Use Individual Distribution Identification prior to performing a capability analysis to determine which distribution or transformation is most appropriate for your data.

  1. Choose Stat > Quality Tools > Individual Distribution Identification.
  2. Choose whether your data are arranged in a single column or across rows.
  3. Choose Use all distributions and transformations or Specify and choose up to 4 distributions and transformations to test.
If a nonnormal distribution provides the best fit, use one of the following nonnormal capability models to evaluate your process:
  • Nonnormal Capability Analysis
  • Nonnormal Capability Analysis for Multiple Variables
  • Nonnormal Capability Sixpack
When you set up the analysis, indicate the type of nonnormal distribution that provided that best fit for your data.
If a transformation is most effective for your data, use one of the following normal capability models to evaluate your process:
  • Normal Capability Analysis
  • Normal Capability Sixpack
  • Normal Capability Analysis for Multiple Variables
  • Between/Within Capability Analysis
When you set up a normal capability analysis, click Transform and indicate whether to use the Johnson or the Box-Cox transformation to make your data follow a normal distribution. When you set up a between/within capability analysis, click Box-Cox and use the Box-Cox transformation to make your data follow a normal distribution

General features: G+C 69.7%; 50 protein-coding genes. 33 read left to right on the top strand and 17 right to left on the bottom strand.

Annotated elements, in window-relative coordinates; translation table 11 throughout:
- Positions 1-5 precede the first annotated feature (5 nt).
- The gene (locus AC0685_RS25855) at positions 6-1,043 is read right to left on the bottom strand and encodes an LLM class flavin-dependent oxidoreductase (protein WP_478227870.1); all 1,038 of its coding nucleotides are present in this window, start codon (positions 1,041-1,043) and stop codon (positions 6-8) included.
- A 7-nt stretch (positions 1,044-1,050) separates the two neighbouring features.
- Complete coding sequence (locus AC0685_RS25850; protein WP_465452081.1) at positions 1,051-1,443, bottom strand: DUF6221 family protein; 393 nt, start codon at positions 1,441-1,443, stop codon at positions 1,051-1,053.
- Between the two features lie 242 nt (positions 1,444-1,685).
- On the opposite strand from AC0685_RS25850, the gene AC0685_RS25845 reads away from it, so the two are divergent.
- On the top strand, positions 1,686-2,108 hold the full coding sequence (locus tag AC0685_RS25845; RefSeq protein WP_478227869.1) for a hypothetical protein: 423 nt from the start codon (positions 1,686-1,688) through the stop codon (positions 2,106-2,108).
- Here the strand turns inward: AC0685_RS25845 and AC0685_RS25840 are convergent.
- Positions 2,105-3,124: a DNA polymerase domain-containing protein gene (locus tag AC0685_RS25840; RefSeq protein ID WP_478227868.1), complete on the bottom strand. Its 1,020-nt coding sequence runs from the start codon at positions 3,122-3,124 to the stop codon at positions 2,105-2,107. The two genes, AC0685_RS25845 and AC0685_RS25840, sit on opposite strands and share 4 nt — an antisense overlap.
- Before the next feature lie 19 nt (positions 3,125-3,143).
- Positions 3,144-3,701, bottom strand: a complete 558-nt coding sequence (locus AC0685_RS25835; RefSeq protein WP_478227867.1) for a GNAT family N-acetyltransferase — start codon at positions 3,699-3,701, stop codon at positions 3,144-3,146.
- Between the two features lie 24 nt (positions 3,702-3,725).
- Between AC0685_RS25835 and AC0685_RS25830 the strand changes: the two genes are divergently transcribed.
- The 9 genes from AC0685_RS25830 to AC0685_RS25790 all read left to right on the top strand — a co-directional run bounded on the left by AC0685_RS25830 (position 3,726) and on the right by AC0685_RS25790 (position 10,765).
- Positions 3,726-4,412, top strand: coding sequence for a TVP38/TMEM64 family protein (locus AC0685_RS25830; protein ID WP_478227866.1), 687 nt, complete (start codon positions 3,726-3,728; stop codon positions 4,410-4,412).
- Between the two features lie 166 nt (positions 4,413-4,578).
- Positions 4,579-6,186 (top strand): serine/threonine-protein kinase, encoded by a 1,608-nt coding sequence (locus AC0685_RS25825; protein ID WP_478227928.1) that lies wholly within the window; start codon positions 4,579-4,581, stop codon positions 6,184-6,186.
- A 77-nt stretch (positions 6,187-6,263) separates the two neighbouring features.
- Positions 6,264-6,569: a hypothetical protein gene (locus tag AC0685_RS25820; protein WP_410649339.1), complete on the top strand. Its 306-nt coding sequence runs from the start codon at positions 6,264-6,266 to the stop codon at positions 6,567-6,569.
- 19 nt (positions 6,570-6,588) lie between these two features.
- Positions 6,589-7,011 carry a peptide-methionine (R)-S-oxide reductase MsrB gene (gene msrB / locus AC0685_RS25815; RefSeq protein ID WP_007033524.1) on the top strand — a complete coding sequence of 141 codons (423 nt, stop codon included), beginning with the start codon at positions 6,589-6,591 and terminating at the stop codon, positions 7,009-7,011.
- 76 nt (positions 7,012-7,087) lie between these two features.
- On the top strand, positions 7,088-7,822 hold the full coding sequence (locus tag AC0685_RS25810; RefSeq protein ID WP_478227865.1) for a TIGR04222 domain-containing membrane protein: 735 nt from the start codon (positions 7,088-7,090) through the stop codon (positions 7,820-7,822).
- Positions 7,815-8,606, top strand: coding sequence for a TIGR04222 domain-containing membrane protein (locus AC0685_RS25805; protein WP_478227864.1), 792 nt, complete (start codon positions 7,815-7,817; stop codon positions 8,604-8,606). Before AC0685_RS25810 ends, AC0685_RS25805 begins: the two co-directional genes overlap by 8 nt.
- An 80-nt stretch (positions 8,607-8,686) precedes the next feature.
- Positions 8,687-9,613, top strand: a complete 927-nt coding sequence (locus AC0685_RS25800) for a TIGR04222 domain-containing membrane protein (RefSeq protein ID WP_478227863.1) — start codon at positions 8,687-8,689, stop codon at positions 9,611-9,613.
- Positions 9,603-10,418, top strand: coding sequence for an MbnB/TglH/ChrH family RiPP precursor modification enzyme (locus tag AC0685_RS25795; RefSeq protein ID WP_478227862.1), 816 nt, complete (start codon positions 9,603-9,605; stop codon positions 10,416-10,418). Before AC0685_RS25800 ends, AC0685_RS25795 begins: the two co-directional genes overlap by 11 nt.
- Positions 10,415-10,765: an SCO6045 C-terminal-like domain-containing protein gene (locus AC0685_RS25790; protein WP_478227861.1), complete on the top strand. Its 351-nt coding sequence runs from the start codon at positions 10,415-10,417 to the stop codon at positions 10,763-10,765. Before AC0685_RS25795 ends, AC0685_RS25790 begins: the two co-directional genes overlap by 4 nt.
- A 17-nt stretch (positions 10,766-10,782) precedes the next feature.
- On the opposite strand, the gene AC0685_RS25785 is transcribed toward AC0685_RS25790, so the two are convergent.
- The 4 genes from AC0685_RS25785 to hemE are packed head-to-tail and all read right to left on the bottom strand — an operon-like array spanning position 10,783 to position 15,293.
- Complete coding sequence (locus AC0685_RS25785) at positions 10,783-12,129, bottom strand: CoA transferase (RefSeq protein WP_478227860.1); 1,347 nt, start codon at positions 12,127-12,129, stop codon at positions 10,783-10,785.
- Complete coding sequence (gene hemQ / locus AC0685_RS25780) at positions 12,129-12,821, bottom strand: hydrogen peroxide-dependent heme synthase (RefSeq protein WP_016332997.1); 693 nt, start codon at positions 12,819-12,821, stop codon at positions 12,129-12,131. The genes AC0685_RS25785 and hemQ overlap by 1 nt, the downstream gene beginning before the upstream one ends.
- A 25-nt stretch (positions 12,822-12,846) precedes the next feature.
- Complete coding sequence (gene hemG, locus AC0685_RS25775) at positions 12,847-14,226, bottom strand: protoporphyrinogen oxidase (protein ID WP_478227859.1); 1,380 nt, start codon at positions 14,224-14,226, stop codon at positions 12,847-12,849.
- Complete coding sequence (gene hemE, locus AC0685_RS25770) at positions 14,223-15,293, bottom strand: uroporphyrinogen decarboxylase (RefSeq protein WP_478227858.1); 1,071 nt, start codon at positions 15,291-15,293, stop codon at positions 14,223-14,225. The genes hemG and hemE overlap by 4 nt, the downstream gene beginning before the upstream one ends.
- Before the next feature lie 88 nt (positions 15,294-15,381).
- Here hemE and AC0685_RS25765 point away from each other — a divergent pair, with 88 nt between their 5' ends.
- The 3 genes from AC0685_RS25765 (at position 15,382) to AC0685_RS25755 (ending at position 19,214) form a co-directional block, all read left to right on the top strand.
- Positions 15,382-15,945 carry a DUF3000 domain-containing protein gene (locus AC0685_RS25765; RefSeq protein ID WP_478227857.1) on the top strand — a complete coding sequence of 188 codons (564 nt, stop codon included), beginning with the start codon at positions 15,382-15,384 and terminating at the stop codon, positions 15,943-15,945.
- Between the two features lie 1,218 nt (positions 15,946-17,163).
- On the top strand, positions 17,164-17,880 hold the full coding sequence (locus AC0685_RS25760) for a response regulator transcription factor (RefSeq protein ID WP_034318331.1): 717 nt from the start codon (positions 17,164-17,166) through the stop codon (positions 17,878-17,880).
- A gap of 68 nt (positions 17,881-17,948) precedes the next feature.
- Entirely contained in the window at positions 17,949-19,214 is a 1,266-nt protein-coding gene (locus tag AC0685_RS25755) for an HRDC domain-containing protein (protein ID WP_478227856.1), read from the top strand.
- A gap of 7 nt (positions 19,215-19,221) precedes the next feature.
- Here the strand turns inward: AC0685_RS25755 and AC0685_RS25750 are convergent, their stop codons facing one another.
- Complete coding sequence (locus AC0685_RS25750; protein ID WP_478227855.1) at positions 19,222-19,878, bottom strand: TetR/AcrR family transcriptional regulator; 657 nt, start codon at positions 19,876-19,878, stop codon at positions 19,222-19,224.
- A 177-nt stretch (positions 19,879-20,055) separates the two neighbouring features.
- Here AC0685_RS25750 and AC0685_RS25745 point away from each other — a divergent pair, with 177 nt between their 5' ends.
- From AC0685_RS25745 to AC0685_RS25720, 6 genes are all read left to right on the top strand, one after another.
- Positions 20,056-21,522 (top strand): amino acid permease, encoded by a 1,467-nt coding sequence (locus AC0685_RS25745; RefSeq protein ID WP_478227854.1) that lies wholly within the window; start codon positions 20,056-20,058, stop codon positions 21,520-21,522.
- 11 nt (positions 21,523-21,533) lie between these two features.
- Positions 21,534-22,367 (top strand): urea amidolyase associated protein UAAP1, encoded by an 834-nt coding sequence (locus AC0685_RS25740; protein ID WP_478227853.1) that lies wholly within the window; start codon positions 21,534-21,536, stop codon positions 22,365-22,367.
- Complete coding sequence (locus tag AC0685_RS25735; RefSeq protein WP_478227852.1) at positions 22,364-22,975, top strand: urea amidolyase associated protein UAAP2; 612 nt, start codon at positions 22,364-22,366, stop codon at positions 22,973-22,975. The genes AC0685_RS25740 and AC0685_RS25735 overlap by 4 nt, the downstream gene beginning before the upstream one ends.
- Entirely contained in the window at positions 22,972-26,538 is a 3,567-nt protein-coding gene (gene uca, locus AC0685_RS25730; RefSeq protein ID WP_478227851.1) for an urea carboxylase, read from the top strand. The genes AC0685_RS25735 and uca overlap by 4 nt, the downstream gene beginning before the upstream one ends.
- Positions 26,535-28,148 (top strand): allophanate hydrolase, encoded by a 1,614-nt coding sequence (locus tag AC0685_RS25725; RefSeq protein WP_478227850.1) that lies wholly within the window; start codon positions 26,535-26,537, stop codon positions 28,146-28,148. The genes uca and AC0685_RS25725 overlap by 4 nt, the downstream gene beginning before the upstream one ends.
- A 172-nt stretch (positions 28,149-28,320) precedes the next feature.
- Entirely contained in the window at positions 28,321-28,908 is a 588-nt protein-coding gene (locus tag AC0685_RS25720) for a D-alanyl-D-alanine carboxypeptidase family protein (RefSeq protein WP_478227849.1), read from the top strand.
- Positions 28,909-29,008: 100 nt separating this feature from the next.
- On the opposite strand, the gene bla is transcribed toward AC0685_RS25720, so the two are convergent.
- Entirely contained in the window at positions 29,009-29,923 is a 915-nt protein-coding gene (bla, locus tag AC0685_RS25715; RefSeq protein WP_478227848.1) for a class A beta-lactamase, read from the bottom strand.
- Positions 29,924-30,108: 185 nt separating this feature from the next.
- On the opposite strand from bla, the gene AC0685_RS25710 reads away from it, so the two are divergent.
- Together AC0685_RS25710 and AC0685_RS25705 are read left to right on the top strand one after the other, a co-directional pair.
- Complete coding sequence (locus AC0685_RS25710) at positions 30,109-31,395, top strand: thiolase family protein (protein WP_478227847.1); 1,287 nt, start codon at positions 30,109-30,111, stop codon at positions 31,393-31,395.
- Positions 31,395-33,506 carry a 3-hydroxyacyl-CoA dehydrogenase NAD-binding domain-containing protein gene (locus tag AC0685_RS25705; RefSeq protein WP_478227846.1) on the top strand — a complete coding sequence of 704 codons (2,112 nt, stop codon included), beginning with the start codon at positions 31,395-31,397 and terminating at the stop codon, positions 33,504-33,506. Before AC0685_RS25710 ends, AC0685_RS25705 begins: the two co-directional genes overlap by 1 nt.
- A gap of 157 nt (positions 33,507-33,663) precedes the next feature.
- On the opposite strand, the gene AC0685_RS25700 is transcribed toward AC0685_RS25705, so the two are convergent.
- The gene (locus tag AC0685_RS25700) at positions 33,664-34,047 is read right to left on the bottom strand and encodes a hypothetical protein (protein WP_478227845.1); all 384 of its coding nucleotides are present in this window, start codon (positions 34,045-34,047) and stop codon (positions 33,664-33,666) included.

Example of using Individual Distribution Identification to compare fits of distributions and transformations

For example, an engineer collects data on the extent of warping in ceramic tiles. The data distribution is unknown, so she performs Individual Distribution Identification on the data to compare goodness-of-fit between the exponential distribution and the normal distribution after a Johnson transformation.

Exponential distribution

This probability plot indicates that the exponential distribution is not a good fit; the p-value is low enough to reject the null hypothesis that the data follow an exponential distribution.